blue bits. red rocks.

jesus dojo

When it comes to the substance of the faith, there are two extremes: Fundamentalism and Universalism. Fundamentalism elevates the “you may” to “you must”—tithing, homeschooling, a particular theory of the atonement, etc. Fundamentalism raises the bar making options essential. The opposite is Universalism. Universalism drops the essentials making them optional. Universalism lowers the bar and says, in effect, “There is nothing you must believe.” Universalism leaves us with such a low bar to the faith that few see any reason to join. This is why we don’t “edit” universal truth. Fundamentalism hands the next runner an anvil to run with. Universalism gives them an empty hand-off. We receive and pass on, “the faith that was once for all entrusted to the saints.“ Creeds are not Chex Mix. (Creeds for Newbies, Episode 4)

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The message of the gospel is at its heart the message of this call to resist evil without adding to evil. In a nutshell, that is the life Jesus lived and the life he called us to. It might well lead to our suffering. This is the meaning of the cross Jesus asks us to take up. The gospel, though, is that Jesus maintained his commitment to the path of love all the way. In doing so he exposes the false gods of nation, religion, and culture that rely on domination even as they claim to represent God. And it is precisely this commitment that God vindicates when God raises Jesus from the dead. Is pacifism for when “life happens”? A response to Rachel Held Evans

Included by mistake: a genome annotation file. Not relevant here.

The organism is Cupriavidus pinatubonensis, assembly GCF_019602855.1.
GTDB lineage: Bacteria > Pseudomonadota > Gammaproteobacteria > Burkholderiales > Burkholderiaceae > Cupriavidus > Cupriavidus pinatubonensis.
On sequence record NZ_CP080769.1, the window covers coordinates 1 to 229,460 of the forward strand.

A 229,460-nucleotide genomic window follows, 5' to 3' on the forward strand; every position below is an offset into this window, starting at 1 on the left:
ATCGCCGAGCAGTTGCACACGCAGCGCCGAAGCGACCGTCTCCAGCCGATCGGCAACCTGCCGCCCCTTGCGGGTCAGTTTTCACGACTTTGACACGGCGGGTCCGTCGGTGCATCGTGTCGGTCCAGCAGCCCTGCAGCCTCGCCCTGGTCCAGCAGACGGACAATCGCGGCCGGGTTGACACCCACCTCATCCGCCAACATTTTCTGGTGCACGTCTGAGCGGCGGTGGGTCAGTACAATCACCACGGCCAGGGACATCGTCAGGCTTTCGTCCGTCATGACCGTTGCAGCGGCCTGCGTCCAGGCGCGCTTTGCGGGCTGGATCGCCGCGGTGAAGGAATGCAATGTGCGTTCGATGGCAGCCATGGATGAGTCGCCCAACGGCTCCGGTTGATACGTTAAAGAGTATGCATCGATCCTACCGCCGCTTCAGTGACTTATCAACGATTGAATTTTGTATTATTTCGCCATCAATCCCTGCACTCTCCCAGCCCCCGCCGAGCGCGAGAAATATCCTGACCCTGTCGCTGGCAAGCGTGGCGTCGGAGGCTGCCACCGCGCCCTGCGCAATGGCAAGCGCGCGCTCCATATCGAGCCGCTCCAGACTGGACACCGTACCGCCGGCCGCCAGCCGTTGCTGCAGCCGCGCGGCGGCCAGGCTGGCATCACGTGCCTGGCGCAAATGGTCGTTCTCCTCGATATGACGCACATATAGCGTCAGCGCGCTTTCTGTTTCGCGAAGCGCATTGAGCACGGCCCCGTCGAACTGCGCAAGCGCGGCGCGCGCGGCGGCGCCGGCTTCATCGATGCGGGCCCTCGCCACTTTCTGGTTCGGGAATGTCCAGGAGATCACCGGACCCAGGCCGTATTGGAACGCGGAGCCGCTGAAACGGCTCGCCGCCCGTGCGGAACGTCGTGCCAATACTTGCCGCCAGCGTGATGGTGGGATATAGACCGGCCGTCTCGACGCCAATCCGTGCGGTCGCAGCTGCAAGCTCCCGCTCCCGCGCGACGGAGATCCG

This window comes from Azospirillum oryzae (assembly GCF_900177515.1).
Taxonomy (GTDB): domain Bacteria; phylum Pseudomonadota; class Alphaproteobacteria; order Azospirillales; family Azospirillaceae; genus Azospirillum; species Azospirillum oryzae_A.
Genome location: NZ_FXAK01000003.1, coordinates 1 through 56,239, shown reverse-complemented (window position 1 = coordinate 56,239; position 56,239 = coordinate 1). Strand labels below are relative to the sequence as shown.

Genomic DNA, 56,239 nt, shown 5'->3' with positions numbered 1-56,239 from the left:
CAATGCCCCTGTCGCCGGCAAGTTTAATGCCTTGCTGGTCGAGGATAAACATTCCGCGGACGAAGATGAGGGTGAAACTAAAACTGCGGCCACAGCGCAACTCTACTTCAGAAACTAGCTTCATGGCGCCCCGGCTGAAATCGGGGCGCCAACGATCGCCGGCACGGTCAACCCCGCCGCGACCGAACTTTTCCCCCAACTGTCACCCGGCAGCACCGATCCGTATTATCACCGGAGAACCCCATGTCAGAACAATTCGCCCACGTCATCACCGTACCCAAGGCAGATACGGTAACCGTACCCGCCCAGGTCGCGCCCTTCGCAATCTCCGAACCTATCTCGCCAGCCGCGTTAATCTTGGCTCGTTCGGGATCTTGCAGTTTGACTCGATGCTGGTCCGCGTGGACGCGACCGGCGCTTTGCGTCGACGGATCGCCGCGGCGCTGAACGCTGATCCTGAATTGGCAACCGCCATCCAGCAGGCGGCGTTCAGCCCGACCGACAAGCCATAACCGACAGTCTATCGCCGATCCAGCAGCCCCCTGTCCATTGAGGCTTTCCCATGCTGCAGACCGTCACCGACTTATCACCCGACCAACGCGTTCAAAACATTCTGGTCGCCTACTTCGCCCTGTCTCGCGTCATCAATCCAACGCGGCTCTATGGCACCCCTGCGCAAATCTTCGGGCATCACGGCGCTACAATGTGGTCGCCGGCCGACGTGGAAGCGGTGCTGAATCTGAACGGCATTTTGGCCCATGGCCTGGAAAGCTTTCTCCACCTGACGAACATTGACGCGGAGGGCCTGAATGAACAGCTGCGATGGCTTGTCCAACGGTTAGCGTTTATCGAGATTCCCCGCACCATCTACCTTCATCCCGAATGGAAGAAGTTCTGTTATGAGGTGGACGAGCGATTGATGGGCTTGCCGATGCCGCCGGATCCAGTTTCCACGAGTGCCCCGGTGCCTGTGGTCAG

Let’s get something straight: ISIS didn’t behead civilians and then post videos of the killings online because they thought it would deter America and other coalition members from going to war against them. They did it because they knew it was precisely the type of behavior that would bait the world into war–and that such a war would lead inevitably to a flood of new recruits, offended by the excessive force that the western coalition will no doubt use against them. As the collateral damages pile up, retaliation will be only too easy to justify. Launching airstrikes against ISIS may make us feel like we are assuming control of the situation, but we are merely playing out a role that ISIS has written for us. The harder we strike back, the more justified their original acts of violence will appear. Am I smarter than President Obama? I don’t think so…

We should think deeply upon the fact that the Nazi blitzkriegs were waged by baptized soldiers. Had the church held to pre -Constantine convictions, Hitler would never have gotten off the ground. Before we appeal to Hitler as the ultimate argument against Christian nonviolence, we first have to ask how Hitler was able to amass a following of Christians in the first place. After all, it wasn’t atheists and pagans who formed the German Christian movement that lent support to Hitler in the 1930s. Brian Zahnd

Every true Christian is a citizen of two worlds, the world of time and the world of eternity. We are, paradoxically, in the world and yet not of the world. Martin Luther King

Sometimes the most holy work we can do is listen to each other’s stories and take their suffering into our hearts, carrying each other’s burdens and wounds to Christ. So, no, I don’t guard my gates against simply terrible or scary things anymore. Instead, I want to guard my gates against what diminishes wholeness and holiness in me. I guard against the influences that make me the worst version of myself, the influences that feed my natural tendencies towards sin and bitterness, rage and cynicism, seeing the worst of people and being quick to offence. Sarah Bessey